LA County sheriff's deputy sentenced to 8 years for beating of handcuffed jail visitor

A former Los Angeles County sheriff's deputy was sentenced Monday to eight years in federal prison for supervising the backroom beating of a jail visitor who fellow guards testified was handcuffed on the ground and covered in blood.

U.S. District Judge George King ordered former Sgt. Eric Gonzalez taken into custody immediately.

Gonzalez, a 15-year veteran of the Sheriff's Department, was found guilty in June of deprivation of civil rights, conspiracy to violate constitutional rights and falsification of records in the 2011 beating of Gabriel Carrillo. Four other deputies have been convicted in the case and await sentencing, while a fifth was indicted in the case last month.

The convictions in Carrillo's beating are part of a federal investigation of civil rights abuses and corruption at the nation's largest sheriff's department.

Nearly two dozen members of the department, including the former second-in-command, have been charged with crimes ranging from beatings to obstruction of justice.

Prosecutors said Gonzalez, the ranking deputy, supervised Carrillo's "savage beating" in a break room at the Men's Central Jail in downtown Los Angeles on Feb. 26, 2011.

Deputies stopped Carrillo, who was at the jail to visit his brother, because he had a cellphone, which is prohibited. The beating began, prosecutors say, when a handcuffed Carrillo commented to a deputy that if he weren't restrained, "it would be a different story."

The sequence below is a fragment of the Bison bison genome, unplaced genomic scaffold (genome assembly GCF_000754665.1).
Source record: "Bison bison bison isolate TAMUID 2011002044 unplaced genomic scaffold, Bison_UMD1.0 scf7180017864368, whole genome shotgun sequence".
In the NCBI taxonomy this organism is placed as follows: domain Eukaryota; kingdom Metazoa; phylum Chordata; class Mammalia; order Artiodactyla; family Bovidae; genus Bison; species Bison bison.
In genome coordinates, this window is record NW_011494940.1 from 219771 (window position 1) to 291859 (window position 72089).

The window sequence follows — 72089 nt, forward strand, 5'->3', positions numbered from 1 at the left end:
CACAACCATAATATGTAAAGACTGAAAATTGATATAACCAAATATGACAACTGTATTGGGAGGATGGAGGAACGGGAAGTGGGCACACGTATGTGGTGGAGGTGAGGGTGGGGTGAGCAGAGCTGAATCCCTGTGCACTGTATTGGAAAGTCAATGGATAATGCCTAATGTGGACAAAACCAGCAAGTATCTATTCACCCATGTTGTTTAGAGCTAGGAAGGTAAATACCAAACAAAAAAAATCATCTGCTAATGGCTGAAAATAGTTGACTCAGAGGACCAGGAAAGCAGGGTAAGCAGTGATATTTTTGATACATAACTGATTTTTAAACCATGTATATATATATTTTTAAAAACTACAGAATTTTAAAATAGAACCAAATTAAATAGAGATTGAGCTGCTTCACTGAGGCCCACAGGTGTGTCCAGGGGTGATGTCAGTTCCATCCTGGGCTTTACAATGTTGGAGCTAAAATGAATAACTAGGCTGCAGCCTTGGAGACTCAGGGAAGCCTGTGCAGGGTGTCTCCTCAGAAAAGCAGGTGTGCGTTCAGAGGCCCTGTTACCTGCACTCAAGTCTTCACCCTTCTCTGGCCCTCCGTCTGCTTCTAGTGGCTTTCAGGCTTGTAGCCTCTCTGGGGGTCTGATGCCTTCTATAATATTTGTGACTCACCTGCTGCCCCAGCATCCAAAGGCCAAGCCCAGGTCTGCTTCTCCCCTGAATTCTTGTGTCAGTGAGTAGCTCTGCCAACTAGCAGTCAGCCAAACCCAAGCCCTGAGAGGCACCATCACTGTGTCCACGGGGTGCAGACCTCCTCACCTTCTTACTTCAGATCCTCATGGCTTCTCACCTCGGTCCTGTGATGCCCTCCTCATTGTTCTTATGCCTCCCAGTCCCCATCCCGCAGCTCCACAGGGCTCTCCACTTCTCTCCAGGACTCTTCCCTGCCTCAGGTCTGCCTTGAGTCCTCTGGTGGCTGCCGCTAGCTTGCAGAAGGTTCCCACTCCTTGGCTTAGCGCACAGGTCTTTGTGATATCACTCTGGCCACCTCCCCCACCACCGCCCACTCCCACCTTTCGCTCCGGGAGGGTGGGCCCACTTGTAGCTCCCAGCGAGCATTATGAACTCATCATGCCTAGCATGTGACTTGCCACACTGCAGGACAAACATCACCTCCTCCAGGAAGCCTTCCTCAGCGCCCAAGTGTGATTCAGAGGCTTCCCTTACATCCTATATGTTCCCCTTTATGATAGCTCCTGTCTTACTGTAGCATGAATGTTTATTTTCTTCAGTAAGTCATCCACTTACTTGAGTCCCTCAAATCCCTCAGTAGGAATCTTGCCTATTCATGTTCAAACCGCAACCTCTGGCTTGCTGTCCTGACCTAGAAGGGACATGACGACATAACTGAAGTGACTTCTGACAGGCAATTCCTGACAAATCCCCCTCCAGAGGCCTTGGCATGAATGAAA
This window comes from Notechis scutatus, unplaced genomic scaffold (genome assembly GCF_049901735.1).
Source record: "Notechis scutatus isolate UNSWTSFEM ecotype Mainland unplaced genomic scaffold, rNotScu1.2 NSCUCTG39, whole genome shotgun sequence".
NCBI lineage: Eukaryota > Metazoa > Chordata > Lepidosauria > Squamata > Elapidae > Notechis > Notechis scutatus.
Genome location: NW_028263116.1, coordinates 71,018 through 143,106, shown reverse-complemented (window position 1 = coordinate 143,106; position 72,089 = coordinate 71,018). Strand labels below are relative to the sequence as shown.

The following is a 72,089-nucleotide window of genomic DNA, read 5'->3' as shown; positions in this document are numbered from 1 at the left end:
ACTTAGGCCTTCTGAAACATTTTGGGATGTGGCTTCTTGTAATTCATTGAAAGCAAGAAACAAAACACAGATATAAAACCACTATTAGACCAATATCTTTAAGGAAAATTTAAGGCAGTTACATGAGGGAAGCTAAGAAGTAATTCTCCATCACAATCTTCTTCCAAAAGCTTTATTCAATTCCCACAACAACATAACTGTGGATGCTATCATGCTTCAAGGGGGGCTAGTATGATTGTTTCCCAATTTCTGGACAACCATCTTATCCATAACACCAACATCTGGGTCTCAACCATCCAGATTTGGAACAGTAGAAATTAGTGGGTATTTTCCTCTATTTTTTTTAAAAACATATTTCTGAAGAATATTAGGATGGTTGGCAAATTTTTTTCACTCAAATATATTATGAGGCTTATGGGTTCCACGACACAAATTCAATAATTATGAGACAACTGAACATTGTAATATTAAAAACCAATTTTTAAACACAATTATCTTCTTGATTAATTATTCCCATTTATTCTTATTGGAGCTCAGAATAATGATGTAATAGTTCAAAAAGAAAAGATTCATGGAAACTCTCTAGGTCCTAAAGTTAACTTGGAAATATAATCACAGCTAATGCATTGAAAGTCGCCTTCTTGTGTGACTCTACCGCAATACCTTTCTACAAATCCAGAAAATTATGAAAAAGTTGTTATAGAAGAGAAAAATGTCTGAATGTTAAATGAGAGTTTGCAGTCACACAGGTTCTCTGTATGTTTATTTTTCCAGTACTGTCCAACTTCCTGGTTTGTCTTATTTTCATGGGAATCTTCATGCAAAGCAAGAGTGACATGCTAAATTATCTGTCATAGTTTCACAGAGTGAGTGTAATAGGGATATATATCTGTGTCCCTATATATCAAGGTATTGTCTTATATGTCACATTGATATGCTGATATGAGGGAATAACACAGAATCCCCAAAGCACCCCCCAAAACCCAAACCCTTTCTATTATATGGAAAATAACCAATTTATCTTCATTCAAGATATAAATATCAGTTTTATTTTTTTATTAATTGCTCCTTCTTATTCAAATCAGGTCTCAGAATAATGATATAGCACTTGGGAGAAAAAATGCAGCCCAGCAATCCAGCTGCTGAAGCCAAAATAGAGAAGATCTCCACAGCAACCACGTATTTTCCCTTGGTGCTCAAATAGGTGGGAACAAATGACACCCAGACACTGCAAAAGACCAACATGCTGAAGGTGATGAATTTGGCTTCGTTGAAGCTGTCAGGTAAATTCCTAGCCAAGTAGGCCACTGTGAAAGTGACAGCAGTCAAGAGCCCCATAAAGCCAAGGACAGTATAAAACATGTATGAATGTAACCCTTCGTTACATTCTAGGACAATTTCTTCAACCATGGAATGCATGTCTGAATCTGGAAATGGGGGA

As Gonzalez watched, deputies threw Carrillo against a refrigerator, took him to the ground, repeatedly punched and kicked him, and pepper sprayed his face. Carrillo was then charged with battery on a custodial officer, resisting and attempted escape during a lawful detention — charges that were later dropped.

Los Angeles County paid Carrillo $1.2 million to drop a civil rights lawsuit stemming from the beating.

Federal prosecutors argued that Gonzalez be sentenced to 11½ years in prison, saying he abused his position of power and that the case has eroded public trust.

"An aggravated assault with serious bodily injuries is a grave offense," prosecutors wrote. "When such a crime is undertaken by a gang of law enforcement and then covered up as if the victim committed the crime, the harm to important societal interests makes the crime all the more significant."

Gonzalez's attorneys argued for a prison sentence between 24 and 30 months, saying Gonzalez is a good man who worked in a dangerous environment where it's difficult to always get it right.

County jails "are saturated with dangerous and unpredictable individuals," his attorneys wrote. "The fact that deputies occasionally err on the side of using too much force to 'take down' suspects, while not acceptable, is perhaps inevitable given the violent and dangerous milieu in which they work and risk their lives."

Gonzalez already has lost his job, his reputation has been tarnished, and he'll probably never find another job in law enforcement, his attorneys wrote.

"This single mistake in a career characterized by truly excellent public service need not result in a protracted term of incarceration," they wrote. "This case calls for a sentence which, while punitive, allows him to return home to his wife before too much time has passed so he can retool and try to rebuild something out of his life."

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